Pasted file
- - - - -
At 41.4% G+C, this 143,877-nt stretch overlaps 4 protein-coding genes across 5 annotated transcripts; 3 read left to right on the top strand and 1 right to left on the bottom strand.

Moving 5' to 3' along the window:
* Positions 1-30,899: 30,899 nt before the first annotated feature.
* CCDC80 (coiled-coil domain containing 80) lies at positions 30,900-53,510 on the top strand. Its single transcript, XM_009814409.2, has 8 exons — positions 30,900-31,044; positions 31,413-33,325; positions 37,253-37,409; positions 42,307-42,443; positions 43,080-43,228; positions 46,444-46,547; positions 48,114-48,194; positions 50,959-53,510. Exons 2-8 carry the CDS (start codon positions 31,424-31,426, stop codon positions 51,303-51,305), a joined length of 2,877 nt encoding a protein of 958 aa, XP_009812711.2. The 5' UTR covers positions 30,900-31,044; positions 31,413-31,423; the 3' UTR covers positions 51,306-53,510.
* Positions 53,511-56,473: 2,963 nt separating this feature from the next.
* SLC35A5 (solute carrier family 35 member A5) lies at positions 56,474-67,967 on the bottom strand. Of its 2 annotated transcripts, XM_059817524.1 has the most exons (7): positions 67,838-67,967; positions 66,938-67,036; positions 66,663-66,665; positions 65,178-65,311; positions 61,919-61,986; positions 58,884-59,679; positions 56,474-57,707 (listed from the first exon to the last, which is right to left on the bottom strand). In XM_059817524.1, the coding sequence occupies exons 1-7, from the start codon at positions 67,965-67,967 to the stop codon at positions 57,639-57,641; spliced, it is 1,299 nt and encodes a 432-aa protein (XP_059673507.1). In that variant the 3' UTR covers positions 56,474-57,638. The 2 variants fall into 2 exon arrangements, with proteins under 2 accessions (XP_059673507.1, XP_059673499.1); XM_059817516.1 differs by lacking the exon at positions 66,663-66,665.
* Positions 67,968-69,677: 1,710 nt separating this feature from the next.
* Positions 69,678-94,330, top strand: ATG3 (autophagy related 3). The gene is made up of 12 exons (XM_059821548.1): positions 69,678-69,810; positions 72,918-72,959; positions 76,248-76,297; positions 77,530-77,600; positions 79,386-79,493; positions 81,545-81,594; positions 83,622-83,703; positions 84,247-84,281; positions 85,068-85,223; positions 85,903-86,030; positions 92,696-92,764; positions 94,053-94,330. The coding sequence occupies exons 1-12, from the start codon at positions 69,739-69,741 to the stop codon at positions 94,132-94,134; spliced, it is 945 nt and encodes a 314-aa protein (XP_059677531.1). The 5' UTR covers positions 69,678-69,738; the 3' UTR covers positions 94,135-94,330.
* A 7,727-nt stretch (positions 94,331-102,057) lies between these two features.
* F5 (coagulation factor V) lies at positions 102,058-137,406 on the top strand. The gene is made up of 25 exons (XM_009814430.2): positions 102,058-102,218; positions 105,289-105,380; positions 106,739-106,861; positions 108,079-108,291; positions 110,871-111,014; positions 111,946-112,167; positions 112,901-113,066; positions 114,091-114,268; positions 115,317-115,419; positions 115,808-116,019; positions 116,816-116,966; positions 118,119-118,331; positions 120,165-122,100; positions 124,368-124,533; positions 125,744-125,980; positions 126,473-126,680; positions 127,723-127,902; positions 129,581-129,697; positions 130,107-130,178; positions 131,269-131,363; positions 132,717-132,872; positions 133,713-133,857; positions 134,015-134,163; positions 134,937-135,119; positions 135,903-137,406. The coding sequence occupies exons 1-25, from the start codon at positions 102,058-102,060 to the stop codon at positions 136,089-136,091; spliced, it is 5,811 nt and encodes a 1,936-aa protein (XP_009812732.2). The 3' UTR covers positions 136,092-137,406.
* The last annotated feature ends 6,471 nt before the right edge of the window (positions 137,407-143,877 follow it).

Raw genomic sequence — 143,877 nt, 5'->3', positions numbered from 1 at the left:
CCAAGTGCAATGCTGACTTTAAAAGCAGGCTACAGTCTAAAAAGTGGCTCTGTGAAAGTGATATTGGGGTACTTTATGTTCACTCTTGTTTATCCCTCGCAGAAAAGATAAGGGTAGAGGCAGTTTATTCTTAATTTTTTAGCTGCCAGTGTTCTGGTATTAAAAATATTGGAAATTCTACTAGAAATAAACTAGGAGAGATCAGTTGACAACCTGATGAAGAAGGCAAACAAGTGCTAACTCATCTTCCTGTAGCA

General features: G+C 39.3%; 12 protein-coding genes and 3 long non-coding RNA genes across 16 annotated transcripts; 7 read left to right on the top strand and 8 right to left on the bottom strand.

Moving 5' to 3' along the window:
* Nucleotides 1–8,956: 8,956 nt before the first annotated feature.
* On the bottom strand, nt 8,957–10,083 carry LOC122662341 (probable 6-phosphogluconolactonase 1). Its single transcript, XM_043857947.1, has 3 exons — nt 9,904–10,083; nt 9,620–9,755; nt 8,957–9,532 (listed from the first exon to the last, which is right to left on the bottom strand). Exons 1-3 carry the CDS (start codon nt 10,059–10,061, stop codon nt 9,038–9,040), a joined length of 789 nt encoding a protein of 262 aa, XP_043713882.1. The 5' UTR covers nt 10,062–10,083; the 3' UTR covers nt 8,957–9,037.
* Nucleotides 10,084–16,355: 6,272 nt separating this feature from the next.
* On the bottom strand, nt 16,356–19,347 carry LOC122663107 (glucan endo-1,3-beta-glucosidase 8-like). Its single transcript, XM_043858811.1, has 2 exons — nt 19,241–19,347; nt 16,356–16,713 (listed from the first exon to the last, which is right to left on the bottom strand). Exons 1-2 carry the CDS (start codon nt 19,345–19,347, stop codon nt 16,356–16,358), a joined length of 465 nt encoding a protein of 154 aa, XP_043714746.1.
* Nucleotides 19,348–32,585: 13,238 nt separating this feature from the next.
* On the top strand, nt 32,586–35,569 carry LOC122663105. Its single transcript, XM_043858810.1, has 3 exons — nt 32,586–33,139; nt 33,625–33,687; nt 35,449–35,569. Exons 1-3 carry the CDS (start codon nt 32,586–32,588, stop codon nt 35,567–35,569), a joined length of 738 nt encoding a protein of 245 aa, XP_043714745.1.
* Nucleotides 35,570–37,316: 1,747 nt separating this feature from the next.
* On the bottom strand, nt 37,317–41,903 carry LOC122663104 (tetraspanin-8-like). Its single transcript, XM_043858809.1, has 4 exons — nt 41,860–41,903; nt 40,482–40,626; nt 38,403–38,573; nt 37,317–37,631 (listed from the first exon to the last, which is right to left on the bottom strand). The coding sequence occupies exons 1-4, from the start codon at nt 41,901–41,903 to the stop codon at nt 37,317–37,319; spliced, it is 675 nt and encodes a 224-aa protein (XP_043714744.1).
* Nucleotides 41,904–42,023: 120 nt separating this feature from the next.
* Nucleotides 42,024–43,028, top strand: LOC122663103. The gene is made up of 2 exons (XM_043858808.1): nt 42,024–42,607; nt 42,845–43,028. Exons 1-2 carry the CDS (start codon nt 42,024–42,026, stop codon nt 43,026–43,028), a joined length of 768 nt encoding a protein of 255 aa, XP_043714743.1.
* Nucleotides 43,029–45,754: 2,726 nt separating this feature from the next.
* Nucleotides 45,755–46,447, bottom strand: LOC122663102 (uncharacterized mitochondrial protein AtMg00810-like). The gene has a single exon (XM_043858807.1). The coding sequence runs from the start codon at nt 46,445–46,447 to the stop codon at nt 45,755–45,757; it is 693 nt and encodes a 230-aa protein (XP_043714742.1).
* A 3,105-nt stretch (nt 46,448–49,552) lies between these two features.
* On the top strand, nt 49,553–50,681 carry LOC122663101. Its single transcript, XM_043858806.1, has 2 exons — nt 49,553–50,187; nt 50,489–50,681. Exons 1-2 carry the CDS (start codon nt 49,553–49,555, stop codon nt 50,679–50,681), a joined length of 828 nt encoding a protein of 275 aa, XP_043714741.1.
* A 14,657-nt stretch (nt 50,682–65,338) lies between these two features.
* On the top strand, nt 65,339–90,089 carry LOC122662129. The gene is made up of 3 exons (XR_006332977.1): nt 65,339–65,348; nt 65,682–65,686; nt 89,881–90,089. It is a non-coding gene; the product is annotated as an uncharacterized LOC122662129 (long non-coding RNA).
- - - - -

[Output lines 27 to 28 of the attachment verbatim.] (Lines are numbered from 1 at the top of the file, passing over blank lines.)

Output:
* Nucleotides 45,755–46,447, bottom strand: LOC122663102 (uncharacterized mitochondrial protein AtMg00810-like). The gene has a single exon (XM_043858807.1). The coding sequence runs from the start codon at nt 46,445–46,447 to the stop codon at nt 45,755–45,757; it is 693 nt and encodes a 230-aa protein (XP_043714742.1).
* A 3,105-nt stretch (nt 46,448–49,552) lies between these two features.